The critically endangered dama gazelle, also called the mhorr or addra gazelle, is the largest of the gazelles and one of the rarest. It's estimated that fewer than 400 individuals remain in the wild, primarily in Chad and Sudan.

Physical Description

The dama gazelle, also called the mhorr or addra gazelle, is the largest of the gazelles and was once common and widespread in arid and semi-arid regions of the Sahara. There are currently three recognized subspecies of Nanger Dama: N. dama ruficollis, N. dama dama, and N. dama mhorr. The Smithsonian's National Zoo exhibits N. dama ruficollis.

Nanger dama ruficollis, is the lightest in coloration and the most eastern subspecies of the three. Common names for this subspecies include Addra Gazelle, Kordofan Gazelle, and Nubian Red-necked Gazelle.

The upper part of their body is mostly reddish brown, whereas the head, rump and under parts are white.

Both males and females have horns. They curve back and up, but reach a length of only about 17 inches (43 centimeters) long. The male's horns have 18 to 23 distinct rings and smooth tips while the females are typically smaller, thinner and the rings less distinct.


Dama gazelle stand about 39 inches (99 centimeters) tall at the shoulder and weigh around 88 to 190 pounds (40 to 86 kilograms).

Native Habitat

The dama gazelle's historical range included the desert and arid zones of Chad (eastern), and the Darfur and Kordofan Provinces of Sudan. Due to wars in their range, habitat destruction, desertification, overhunting, and human and livestock population expansion, they are now extremely rare, occurring only as vagrants or in pockets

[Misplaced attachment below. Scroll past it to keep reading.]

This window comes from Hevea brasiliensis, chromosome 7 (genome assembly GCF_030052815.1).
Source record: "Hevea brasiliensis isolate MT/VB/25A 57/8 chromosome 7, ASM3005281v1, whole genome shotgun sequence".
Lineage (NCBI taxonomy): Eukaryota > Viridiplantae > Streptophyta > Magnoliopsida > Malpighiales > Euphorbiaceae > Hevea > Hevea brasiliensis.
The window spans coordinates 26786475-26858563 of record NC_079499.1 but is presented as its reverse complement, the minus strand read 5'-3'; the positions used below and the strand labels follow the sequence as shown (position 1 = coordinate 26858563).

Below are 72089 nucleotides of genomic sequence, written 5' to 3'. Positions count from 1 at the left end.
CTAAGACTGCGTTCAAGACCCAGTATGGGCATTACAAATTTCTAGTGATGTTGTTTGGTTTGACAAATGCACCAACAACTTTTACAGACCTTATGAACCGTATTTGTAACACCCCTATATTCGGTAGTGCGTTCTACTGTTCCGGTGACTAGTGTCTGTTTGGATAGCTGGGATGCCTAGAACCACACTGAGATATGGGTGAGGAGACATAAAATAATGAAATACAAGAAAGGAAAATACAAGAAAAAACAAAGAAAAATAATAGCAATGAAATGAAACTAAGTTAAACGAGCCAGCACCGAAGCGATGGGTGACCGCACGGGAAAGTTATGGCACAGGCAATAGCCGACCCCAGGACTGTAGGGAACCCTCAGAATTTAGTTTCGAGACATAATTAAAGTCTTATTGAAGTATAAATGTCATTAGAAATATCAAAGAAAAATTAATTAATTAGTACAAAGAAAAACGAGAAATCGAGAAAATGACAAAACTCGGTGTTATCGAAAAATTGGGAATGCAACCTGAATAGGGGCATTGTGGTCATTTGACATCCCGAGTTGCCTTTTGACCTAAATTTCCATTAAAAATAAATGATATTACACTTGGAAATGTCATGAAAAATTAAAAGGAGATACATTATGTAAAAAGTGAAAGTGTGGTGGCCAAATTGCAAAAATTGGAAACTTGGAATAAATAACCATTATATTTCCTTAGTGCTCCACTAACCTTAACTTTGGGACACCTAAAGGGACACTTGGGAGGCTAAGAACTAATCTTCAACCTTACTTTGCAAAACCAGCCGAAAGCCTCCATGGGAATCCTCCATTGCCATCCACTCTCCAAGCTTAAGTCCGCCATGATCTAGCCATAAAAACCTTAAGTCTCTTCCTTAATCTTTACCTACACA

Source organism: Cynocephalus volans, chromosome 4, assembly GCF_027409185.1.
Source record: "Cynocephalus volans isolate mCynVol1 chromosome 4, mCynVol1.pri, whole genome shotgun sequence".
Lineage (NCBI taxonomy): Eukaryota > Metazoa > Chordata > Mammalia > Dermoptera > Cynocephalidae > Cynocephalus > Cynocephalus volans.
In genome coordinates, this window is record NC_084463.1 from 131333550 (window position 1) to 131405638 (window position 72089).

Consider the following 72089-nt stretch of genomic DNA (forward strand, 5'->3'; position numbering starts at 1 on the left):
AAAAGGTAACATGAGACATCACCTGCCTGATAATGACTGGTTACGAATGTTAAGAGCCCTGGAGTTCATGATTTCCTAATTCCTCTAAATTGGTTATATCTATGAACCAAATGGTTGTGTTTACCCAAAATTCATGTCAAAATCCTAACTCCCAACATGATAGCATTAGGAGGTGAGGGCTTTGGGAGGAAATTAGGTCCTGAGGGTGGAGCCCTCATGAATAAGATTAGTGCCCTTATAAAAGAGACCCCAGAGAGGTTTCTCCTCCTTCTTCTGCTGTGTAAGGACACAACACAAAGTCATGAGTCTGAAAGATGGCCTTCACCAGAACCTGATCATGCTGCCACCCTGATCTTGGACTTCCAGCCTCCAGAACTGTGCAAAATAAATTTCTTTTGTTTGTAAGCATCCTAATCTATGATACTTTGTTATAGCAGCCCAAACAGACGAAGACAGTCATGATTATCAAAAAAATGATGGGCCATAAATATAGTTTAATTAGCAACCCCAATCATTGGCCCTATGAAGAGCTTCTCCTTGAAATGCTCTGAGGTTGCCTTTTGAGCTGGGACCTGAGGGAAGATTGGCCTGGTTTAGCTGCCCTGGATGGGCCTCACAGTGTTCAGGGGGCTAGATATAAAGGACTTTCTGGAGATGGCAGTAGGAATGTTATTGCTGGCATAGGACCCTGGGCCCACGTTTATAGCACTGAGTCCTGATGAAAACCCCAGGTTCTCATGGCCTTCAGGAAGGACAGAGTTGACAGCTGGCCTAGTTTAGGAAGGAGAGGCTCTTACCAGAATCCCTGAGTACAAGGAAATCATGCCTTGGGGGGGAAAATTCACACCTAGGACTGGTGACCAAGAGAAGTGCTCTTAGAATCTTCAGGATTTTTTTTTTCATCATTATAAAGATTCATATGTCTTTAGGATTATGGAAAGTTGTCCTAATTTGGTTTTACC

Food/Eating Habits

Dama gazelles obtain most of their water from the plants they consume. Their diet includes various desert shrubs and acacias, along with rough desert grasses.

At the Zoo, they eat orchard grass hay and alfalfa hay — about a flake each per day. In addition they eat roughly 2.5 pounds of herbivore pellet per day, with leaf eater biscuits and browse as treats.

Conservation Efforts

Dama gazelles are critically endangered, which means they face a very high risk of extinction in the wild. The wild population has dropped precipitously in the past 20 years, with a scant 400 estimated to remain in the wild.

Zoo scientists are working with dama gazelles both at the Zoo and in the field.

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